If I find there are also fewer fins per inch I'll post pics of the difference.
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post #2 of 5 Old 06-25-2015, 09:02 PM
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Moral of the story, unless you know the seller, best to avoid eBay when buying car parts. Lots of counterfeit parts being sold out there as well. Thanks for the warning.

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post #3 of 5 Old 06-27-2015, 01:58 PM Thread Starter
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Originally Posted by jas32 View Post
Moral of the story, unless you know the seller, best to avoid eBay when buying car parts. Lots of counterfeit parts being sold out there as well. Thanks for the warning.

No moral except that if it seems to good to be true, it is. The seller must have the presence of mind to even think to check things like this and the integrity to admit to it, and or forgo selling such substandard parts.

Generally with expensive to replace parts, I look for a used OE part in good condition as opposed to an aftermarket new, but this was one costly exception as I am sure now the ebay part brought about the eventual head gasket failure. It was installed during the cooler part of last year so the insufficient character was not made evident in the absence of a coolant temp gauge which will be installed shortly.

I compared the two radiators today and found the following:

Coolant tubes: new fake 58 +/- 1, OE 71 = 18% difference
Fins per inch: 17 vs. 25 = 32% difference

18% fewer tubes + 32% fewer fins = blown head gasket


After replacing the new bad with an OE unit, the cooling performance was night and day. The thermostats have not been installed yet since I was diagnosing the suspected unusually high temps.

First test drive showed a comfortable 165 deg coolant temp at cruise with A/C off in ~80 deg humid ambient temps by the time I reached the same area of the same route that produced 190 deg temps with the fake unit.

I continued the drive to about double the test range of the fake unit (This is after replacing the head gasket) and still the OE radiator held coolant temps below 180 where the fake unit was comfortably at 200 deg plus.

The pics below are of the two for comparison of the fake next to the OE that it replaced unfortunately.
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post #4 of 5 Old 06-27-2015, 11:46 PM
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I'm not sure what part of the world you are from but buying used OE parts (instead of new) is common practice in Asia because of the widespread sales of fake Chinese parts (unless you buy your new parts from an OEM dealership at much higher prices you cannot be sure).

Lots of fake/substandard brake parts for sale on eBay as well. That's even worse due to the safety aspect of the part. Too bad people still buy these junk parts, risking their own lives in the process.

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post #5 of 5 Old 06-28-2015, 01:10 PM Thread Starter
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Lots of fake/substandard brake parts for sale on eBay as well. That's even worse due to the safety aspect of the part. Too bad people still buy these junk parts, risking their own lives in the process.
That may be true, although I doubt individuals knowingly put dangerous parts on their vehicles. Having work experience in the automotive industry for two decades I can tell you the problem has been around for much longer than ebay and often starts with a legal approach to produce an aftermarket part, with poor research and understanding about the inner workings of the item to insure satisfactory performance.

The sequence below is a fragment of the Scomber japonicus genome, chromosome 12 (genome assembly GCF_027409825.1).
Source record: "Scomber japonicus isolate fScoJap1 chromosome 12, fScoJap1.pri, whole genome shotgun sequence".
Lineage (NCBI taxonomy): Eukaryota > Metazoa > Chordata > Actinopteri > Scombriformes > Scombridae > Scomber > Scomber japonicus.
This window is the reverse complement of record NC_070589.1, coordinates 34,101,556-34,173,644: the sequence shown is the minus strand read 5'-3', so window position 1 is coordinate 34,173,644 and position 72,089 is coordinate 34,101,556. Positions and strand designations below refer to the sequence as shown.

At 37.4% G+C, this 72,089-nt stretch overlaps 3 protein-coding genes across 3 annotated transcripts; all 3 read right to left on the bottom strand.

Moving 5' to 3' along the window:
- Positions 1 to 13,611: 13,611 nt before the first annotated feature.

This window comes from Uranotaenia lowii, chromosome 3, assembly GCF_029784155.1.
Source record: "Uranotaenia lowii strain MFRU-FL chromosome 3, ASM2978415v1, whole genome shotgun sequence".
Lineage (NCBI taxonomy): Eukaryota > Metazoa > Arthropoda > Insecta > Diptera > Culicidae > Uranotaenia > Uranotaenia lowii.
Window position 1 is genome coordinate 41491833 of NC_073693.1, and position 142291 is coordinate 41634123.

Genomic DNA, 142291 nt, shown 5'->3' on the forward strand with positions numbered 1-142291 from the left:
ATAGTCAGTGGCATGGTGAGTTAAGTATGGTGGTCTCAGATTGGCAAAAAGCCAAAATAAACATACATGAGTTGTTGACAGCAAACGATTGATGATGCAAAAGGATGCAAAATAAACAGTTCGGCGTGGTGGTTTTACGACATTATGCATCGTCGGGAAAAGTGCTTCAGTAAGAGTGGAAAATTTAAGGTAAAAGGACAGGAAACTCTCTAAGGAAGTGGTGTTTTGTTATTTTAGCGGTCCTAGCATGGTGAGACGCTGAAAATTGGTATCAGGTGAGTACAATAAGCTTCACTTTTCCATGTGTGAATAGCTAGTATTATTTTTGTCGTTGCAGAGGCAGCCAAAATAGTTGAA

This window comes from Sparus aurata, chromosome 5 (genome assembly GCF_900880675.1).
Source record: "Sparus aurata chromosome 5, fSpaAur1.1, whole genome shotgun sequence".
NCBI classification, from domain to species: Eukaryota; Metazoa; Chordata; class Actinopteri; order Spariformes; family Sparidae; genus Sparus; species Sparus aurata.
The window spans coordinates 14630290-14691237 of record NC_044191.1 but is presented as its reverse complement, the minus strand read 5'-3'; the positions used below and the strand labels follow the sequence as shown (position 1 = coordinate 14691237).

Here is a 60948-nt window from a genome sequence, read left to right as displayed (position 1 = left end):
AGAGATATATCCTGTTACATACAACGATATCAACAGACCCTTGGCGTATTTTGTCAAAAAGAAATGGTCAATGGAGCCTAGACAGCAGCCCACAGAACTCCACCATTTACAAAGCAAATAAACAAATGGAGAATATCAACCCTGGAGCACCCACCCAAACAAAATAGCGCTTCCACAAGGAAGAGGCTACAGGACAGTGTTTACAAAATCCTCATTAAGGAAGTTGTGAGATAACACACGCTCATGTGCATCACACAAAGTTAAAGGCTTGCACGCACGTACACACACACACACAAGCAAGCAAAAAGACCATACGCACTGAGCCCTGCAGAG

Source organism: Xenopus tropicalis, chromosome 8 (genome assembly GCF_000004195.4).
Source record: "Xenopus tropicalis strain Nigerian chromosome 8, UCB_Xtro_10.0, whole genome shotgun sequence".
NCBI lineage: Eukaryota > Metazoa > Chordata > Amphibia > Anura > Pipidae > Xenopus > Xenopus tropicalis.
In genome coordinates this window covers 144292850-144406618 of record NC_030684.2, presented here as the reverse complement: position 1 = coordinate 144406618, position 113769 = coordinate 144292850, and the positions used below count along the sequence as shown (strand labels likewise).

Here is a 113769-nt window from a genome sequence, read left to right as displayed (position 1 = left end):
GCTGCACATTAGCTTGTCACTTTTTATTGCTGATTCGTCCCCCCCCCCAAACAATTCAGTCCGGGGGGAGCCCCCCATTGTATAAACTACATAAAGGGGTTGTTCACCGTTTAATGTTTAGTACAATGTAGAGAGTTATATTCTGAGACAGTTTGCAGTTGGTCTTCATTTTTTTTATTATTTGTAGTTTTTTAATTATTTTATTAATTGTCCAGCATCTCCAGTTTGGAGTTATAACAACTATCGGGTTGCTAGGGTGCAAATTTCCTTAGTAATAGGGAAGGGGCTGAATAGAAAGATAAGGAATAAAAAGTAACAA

In some cases it is deliberate in an effort generate more profit much the same as name brand companies moving to countries that offer cheap labor while at the same time not having the decency to maintain the quality of their proven product in the process.

I believe we all have a tendency to see ebay and counterfeit as synonymous. I purchased the radiator through ebay from a US company within 200 miles of home that sold HVAC and cooling parts without reason to be suspicious.

A coolant temp gauge as part of a standard dash layout would have quickly alerted me to the reduction in performance by the radiator so that I would have been drawn to the problem before the motor was damaged as the average cooling efficiency between it and the original is about 20 deg.

Me personally, I can't imagine producing an automobile without the bear essential gauges; oil pressure and coolant temperature as they are crucial especially a temp gauge in FL on an engine with an aluminum cylinder head.

There is a trend by the automotive industry to build cars in a manner that forces you to take them back to the dealership and be subject to unnecessarily expensive charges if you have little to no repair skills.

Two of the most memorable involve Chrysler cars, one with a starter relay placed behind the radio in the dash and the other with a cooling fan relay placed in the front bumper instead of under the hood in the fuse box with the other relays and fuses.

There is no sensible reason I can think of for doing that other than to generate profit for the dealership as the bumper located relay for something so critical as the cooling fan is a doozy to get to for a simple plug in part.

Hey, "it's a jungle out there" with "lions" and "tigers" everywhere.

Just trying to do my part to save as many as I can from a similar headache. As this can happen at your typical repair garage and none would be the wiser.

Last edited by Maticulus; 06-28-2015 at 01:12 PM.